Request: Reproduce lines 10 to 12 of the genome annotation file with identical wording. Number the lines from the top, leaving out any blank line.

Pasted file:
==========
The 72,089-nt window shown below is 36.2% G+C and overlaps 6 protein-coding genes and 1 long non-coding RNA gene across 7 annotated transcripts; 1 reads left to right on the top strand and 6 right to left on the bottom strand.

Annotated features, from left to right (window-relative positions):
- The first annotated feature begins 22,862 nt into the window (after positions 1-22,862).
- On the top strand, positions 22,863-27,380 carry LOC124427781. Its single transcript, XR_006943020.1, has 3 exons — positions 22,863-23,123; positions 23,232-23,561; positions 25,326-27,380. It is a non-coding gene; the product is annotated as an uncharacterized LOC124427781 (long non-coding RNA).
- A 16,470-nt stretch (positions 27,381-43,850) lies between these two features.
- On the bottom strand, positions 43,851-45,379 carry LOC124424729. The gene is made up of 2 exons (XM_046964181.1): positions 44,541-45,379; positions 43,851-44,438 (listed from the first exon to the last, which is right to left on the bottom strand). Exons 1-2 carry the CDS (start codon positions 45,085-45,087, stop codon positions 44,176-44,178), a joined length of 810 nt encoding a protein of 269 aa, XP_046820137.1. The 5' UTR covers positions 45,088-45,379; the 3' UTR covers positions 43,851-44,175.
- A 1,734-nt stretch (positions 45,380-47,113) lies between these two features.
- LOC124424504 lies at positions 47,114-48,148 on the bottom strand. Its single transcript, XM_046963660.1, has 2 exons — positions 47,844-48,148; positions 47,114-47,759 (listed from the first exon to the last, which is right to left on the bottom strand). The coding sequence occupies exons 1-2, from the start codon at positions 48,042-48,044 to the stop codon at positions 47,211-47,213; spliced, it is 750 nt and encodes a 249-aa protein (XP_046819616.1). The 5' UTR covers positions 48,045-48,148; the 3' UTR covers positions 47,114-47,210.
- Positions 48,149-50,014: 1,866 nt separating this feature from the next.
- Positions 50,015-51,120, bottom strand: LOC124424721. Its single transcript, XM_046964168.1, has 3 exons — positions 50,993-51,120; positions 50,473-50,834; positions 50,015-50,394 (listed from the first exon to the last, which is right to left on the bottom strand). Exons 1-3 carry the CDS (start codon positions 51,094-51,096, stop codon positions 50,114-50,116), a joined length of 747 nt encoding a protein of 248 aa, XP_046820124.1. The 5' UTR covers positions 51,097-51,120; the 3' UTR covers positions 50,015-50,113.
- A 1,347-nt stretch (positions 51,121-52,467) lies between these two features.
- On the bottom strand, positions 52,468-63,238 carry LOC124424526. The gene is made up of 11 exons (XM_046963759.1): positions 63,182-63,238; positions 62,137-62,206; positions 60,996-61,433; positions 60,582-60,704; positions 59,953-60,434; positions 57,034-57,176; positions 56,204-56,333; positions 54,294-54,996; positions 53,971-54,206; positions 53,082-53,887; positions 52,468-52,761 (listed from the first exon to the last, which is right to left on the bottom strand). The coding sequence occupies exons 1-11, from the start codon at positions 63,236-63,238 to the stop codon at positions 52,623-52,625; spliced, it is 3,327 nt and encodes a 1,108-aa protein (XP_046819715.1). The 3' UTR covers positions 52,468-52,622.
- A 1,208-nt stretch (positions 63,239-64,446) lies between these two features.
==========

- Positions 50,015-51,120, bottom strand: LOC124424721. Its single transcript, XM_046964168.1, has 3 exons — positions 50,993-51,120; positions 50,473-50,834; positions 50,015-50,394 (listed from the first exon to the last, which is right to left on the bottom strand). Exons 1-3 carry the CDS (start codon positions 51,094-51,096, stop codon positions 50,114-50,116), a joined length of 747 nt encoding a protein of 248 aa, XP_046820124.1. The 5' UTR covers positions 51,097-51,120; the 3' UTR covers positions 50,015-50,113.
- A 1,347-nt stretch (positions 51,121-52,467) lies between these two features.
- On the bottom strand, positions 52,468-63,238 carry LOC124424526. The gene is made up of 11 exons (XM_046963759.1): positions 63,182-63,238; positions 62,137-62,206; positions 60,996-61,433; positions 60,582-60,704; positions 59,953-60,434; positions 57,034-57,176; positions 56,204-56,333; positions 54,294-54,996; positions 53,971-54,206; positions 53,082-53,887; positions 52,468-52,761 (listed from the first exon to the last, which is right to left on the bottom strand). The coding sequence occupies exons 1-11, from the start codon at positions 63,236-63,238 to the stop codon at positions 52,623-52,625; spliced, it is 3,327 nt and encodes a 1,108-aa protein (XP_046819715.1). The 3' UTR covers positions 52,468-52,622.